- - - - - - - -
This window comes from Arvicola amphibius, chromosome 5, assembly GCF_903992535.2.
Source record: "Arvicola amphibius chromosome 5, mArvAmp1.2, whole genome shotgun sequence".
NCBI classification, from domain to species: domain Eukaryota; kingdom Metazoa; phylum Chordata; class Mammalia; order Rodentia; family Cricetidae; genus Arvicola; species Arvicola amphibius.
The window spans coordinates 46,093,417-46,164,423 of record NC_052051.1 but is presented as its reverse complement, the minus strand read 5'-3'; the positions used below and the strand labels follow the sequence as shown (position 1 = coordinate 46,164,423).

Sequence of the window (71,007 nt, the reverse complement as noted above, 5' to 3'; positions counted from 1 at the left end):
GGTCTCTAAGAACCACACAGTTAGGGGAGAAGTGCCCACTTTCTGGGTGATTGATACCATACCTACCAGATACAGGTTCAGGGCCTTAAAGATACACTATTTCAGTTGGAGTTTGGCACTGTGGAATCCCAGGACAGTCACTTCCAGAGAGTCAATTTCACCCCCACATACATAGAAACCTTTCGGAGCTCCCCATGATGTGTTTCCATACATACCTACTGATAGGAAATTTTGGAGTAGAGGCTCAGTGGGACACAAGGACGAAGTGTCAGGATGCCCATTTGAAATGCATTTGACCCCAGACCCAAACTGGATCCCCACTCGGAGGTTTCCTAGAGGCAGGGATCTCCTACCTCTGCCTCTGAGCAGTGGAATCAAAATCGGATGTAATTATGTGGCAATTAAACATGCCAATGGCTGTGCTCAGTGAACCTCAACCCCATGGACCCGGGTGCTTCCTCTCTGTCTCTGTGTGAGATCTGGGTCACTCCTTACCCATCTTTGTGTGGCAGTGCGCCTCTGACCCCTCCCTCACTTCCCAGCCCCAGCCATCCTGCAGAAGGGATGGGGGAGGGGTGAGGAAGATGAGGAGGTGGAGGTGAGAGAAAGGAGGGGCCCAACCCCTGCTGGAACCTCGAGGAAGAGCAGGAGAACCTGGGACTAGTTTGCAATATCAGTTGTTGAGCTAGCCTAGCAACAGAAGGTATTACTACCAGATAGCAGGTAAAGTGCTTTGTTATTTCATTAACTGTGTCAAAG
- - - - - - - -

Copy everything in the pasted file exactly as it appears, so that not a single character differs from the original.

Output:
This window comes from Arvicola amphibius, chromosome 5, assembly GCF_903992535.2.
Source record: "Arvicola amphibius chromosome 5, mArvAmp1.2, whole genome shotgun sequence".
NCBI classification, from domain to species: domain Eukaryota; kingdom Metazoa; phylum Chordata; class Mammalia; order Rodentia; family Cricetidae; genus Arvicola; species Arvicola amphibius.
The window spans coordinates 46,093,417-46,164,423 of record NC_052051.1 but is presented as its reverse complement, the minus strand read 5'-3'; the positions used below and the strand labels follow the sequence as shown (position 1 = coordinate 46,164,423).

Sequence of the window (71,007 nt, the reverse complement as noted above, 5' to 3'; positions counted from 1 at the left end):
GGTCTCTAAGAACCACACAGTTAGGGGAGAAGTGCCCACTTTCTGGGTGATTGATACCATACCTACCAGATACAGGTTCAGGGCCTTAAAGATACACTATTTCAGTTGGAGTTTGGCACTGTGGAATCCCAGGACAGTCACTTCCAGAGAGTCAATTTCACCCCCACATACATAGAAACCTTTCGGAGCTCCCCATGATGTGTTTCCATACATACCTACTGATAGGAAATTTTGGAGTAGAGGCTCAGTGGGACACAAGGACGAAGTGTCAGGATGCCCATTTGAAATGCATTTGACCCCAGACCCAAACTGGATCCCCACTCGGAGGTTTCCTAGAGGCAGGGATCTCCTACCTCTGCCTCTGAGCAGTGGAATCAAAATCGGATGTAATTATGTGGCAATTAAACATGCCAATGGCTGTGCTCAGTGAACCTCAACCCCATGGACCCGGGTGCTTCCTCTCTGTCTCTGTGTGAGATCTGGGTCACTCCTTACCCATCTTTGTGTGGCAGTGCGCCTCTGACCCCTCCCTCACTTCCCAGCCCCAGCCATCCTGCAGAAGGGATGGGGGAGGGGTGAGGAAGATGAGGAGGTGGAGGTGAGAGAAAGGAGGGGCCCAACCCCTGCTGGAACCTCGAGGAAGAGCAGGAGAACCTGGGACTAGTTTGCAATATCAGTTGTTGAGCTAGCCTAGCAACAGAAGGTATTACTACCAGATAGCAGGTAAAGTGCTTTGTTATTTCATTAACTGTGTCAAAG